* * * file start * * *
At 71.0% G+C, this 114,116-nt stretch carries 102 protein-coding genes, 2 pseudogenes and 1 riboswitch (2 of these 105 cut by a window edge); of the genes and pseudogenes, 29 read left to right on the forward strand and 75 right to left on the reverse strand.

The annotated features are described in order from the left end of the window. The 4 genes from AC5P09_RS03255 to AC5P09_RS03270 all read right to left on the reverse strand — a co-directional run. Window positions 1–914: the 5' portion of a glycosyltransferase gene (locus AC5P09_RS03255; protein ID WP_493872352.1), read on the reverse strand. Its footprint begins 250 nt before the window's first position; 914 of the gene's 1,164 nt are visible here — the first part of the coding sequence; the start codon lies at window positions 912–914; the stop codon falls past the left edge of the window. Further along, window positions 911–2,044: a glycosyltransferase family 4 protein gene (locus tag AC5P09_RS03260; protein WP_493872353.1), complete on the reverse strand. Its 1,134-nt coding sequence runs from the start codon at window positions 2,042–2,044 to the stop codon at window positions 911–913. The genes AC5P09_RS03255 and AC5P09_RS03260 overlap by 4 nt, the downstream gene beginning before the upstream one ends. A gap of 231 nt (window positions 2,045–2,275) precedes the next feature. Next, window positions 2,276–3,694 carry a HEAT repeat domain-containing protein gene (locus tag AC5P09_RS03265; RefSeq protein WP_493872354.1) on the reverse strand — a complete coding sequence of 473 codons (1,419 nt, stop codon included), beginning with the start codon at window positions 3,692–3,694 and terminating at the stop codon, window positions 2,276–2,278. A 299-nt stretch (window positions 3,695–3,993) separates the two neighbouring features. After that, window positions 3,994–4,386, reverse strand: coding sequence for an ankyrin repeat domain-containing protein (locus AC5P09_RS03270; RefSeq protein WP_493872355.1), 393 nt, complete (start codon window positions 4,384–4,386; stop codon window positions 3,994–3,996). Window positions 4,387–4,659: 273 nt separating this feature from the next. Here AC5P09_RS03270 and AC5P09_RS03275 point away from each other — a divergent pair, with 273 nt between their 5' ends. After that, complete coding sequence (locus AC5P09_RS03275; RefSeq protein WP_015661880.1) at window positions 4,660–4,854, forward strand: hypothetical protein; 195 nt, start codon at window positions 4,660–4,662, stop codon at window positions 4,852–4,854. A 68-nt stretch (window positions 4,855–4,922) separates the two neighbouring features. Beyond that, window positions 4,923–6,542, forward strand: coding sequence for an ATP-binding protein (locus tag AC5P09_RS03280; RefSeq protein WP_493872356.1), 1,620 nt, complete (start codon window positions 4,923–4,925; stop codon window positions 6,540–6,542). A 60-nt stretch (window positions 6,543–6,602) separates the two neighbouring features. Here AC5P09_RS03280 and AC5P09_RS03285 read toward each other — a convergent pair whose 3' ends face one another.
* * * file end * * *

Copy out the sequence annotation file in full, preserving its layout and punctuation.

At 71.0% G+C, this 114,116-nt stretch carries 102 protein-coding genes, 2 pseudogenes and 1 riboswitch (2 of these 105 cut by a window edge); of the genes and pseudogenes, 29 read left to right on the forward strand and 75 right to left on the reverse strand.

The annotated features are described in order from the left end of the window. The 4 genes from AC5P09_RS03255 to AC5P09_RS03270 all read right to left on the reverse strand — a co-directional run. Window positions 1–914: the 5' portion of a glycosyltransferase gene (locus AC5P09_RS03255; protein ID WP_493872352.1), read on the reverse strand. Its footprint begins 250 nt before the window's first position; 914 of the gene's 1,164 nt are visible here — the first part of the coding sequence; the start codon lies at window positions 912–914; the stop codon falls past the left edge of the window. Further along, window positions 911–2,044: a glycosyltransferase family 4 protein gene (locus tag AC5P09_RS03260; protein WP_493872353.1), complete on the reverse strand. Its 1,134-nt coding sequence runs from the start codon at window positions 2,042–2,044 to the stop codon at window positions 911–913. The genes AC5P09_RS03255 and AC5P09_RS03260 overlap by 4 nt, the downstream gene beginning before the upstream one ends. A gap of 231 nt (window positions 2,045–2,275) precedes the next feature. Next, window positions 2,276–3,694 carry a HEAT repeat domain-containing protein gene (locus tag AC5P09_RS03265; RefSeq protein WP_493872354.1) on the reverse strand — a complete coding sequence of 473 codons (1,419 nt, stop codon included), beginning with the start codon at window positions 3,692–3,694 and terminating at the stop codon, window positions 2,276–2,278. A 299-nt stretch (window positions 3,695–3,993) separates the two neighbouring features. After that, window positions 3,994–4,386, reverse strand: coding sequence for an ankyrin repeat domain-containing protein (locus AC5P09_RS03270; RefSeq protein WP_493872355.1), 393 nt, complete (start codon window positions 4,384–4,386; stop codon window positions 3,994–3,996). Window positions 4,387–4,659: 273 nt separating this feature from the next. Here AC5P09_RS03270 and AC5P09_RS03275 point away from each other — a divergent pair, with 273 nt between their 5' ends. After that, complete coding sequence (locus AC5P09_RS03275; RefSeq protein WP_015661880.1) at window positions 4,660–4,854, forward strand: hypothetical protein; 195 nt, start codon at window positions 4,660–4,662, stop codon at window positions 4,852–4,854. A 68-nt stretch (window positions 4,855–4,922) separates the two neighbouring features. Beyond that, window positions 4,923–6,542, forward strand: coding sequence for an ATP-binding protein (locus tag AC5P09_RS03280; RefSeq protein WP_493872356.1), 1,620 nt, complete (start codon window positions 4,923–4,925; stop codon window positions 6,540–6,542). A 60-nt stretch (window positions 6,543–6,602) separates the two neighbouring features. Here AC5P09_RS03280 and AC5P09_RS03285 read toward each other — a convergent pair whose 3' ends face one another.